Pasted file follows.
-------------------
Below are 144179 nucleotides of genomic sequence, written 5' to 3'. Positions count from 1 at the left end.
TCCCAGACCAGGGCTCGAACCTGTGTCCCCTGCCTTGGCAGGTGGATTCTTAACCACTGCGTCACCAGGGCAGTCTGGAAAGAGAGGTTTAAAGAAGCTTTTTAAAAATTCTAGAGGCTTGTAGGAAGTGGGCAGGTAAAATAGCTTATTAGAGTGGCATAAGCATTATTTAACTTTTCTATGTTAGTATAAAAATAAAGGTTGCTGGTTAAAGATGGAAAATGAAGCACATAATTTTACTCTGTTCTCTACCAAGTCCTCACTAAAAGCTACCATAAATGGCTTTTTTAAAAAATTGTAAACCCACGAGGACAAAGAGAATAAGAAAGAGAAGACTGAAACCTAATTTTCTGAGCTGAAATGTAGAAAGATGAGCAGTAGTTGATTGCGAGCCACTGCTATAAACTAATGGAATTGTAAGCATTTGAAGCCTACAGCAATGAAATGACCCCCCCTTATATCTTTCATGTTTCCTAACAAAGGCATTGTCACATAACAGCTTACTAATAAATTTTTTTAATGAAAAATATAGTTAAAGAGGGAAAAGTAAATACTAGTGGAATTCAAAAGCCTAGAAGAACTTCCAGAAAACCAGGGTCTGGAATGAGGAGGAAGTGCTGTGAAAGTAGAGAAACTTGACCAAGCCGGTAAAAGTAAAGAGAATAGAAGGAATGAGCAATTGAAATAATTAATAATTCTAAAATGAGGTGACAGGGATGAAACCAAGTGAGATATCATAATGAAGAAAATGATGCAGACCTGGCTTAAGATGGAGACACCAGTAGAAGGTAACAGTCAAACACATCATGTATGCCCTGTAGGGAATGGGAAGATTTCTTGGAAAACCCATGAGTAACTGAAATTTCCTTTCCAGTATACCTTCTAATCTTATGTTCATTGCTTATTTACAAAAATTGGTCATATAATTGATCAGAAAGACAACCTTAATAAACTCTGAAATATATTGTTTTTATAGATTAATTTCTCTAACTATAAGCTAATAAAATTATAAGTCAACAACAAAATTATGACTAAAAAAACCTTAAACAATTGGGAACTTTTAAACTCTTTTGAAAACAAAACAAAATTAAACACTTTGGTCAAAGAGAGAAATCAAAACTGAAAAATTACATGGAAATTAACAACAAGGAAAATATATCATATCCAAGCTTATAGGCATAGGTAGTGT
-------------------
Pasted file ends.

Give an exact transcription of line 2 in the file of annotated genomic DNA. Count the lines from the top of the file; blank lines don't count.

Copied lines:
TCCCAGACCAGGGCTCGAACCTGTGTCCCCTGCCTTGGCAGGTGGATTCTTAACCACTGCGTCACCAGGGCAGTCTGGAAAGAGAGGTTTAAAGAAGCTTTTTAAAAATTCTAGAGGCTTGTAGGAAGTGGGCAGGTAAAATAGCTTATTAGAGTGGCATAAGCATTATTTAACTTTTCTATGTTAGTATAAAAATAAAGGTTGCTGGTTAAAGATGGAAAATGAAGCACATAATTTTACTCTGTTCTCTACCAAGTCCTCACTAAAAGCTACCATAAATGGCTTTTTTAAAAAATTGTAAACCCACGAGGACAAAGAGAATAAGAAAGAGAAGACTGAAACCTAATTTTCTGAGCTGAAATGTAGAAAGATGAGCAGTAGTTGATTGCGAGCCACTGCTATAAACTAATGGAATTGTAAGCATTTGAAGCCTACAGCAATGAAATGACCCCCCCTTATATCTTTCATGTTTCCTAACAAAGGCATTGTCACATAACAGCTTACTAATAAATTTTTTTAATGAAAAATATAGTTAAAGAGGGAAAAGTAAATACTAGTGGAATTCAAAAGCCTAGAAGAACTTCCAGAAAACCAGGGTCTGGAATGAGGAGGAAGTGCTGTGAAAGTAGAGAAACTTGACCAAGCCGGTAAAAGTAAAGAGAATAGAAGGAATGAGCAATTGAAATAATTAATAATTCTAAAATGAGGTGACAGGGATGAAACCAAGTGAGATATCATAATGAAGAAAATGATGCAGACCTGGCTTAAGATGGAGACACCAGTAGAAGGTAACAGTCAAACACATCATGTATGCCCTGTAGGGAATGGGAAGATTTCTTGGAAAACCCATGAGTAACTGAAATTTCCTTTCCAGTATACCTTCTAATCTTATGTTCATTGCTTATTTACAAAAATTGGTCATATAATTGATCAGAAAGACAACCTTAATAAACTCTGAAATATATTGTTTTTATAGATTAATTTCTCTAACTATAAGCTAATAAAATTATAAGTCAACAACAAAATTATGACTAAAAAAACCTTAAACAATTGGGAACTTTTAAACTCTTTTGAAAACAAAACAAAATTAAACACTTTGGTCAAAGAGAGAAATCAAAACTGAAAAATTACATGGAAATTAACAACAAGGAAAATATATCATATCCAAGCTTATAGGCATAGGTAGTGT